Using Art-Based Ways of Knowing to Explore Leadership and Identity With Native American Deaf Women

Damara Goff Paris


During a phenomenological narrative study regarding the perspectives of leadership among women who are both Native and Deaf, a portion of the data collection focused on visual art as a means of interpreting what leadership meant to the participants. Participants produced visual imagery to impart their ways of knowing as women who negotiated their paths between two distinct cultures. Themes of identification with indigenous art forms, spirituality, and evolving self-identities were shared, with the participants leading the development of their artistic renderings.  The participant-created visual arts highlight the significance of non-verbal modes of inquiry within Indigenous and Deaf populations.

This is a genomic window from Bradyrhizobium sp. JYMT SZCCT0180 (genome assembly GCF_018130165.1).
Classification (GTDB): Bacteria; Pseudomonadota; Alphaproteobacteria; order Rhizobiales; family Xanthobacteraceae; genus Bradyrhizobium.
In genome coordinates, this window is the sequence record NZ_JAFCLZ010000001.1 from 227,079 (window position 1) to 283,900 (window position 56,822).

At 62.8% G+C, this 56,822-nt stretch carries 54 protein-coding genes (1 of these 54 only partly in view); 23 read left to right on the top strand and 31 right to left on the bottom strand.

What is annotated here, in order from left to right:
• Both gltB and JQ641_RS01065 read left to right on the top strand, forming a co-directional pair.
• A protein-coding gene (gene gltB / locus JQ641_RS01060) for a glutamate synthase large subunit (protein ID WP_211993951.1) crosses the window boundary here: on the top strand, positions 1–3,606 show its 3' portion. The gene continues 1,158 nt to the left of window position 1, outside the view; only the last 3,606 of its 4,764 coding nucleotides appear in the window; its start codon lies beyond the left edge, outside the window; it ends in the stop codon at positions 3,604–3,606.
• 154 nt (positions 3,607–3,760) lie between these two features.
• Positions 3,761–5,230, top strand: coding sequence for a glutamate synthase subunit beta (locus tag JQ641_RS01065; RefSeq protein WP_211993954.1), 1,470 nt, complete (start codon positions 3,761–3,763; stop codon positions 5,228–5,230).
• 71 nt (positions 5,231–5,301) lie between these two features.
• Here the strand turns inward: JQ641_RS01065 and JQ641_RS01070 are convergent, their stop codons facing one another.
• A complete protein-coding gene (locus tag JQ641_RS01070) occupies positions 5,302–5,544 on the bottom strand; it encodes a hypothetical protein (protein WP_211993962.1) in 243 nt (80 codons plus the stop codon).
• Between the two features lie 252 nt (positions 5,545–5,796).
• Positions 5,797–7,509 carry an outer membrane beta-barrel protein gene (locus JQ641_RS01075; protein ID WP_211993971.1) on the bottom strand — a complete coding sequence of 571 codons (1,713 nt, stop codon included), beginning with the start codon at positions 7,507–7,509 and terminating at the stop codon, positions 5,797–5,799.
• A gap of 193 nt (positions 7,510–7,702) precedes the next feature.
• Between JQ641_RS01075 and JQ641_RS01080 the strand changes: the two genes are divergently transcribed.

Keywords: Indigenous; Native American; Deaf; Women; Art Inquiry; Identity


Indigenous; Native American; Deaf; Art Inquiry; Identity

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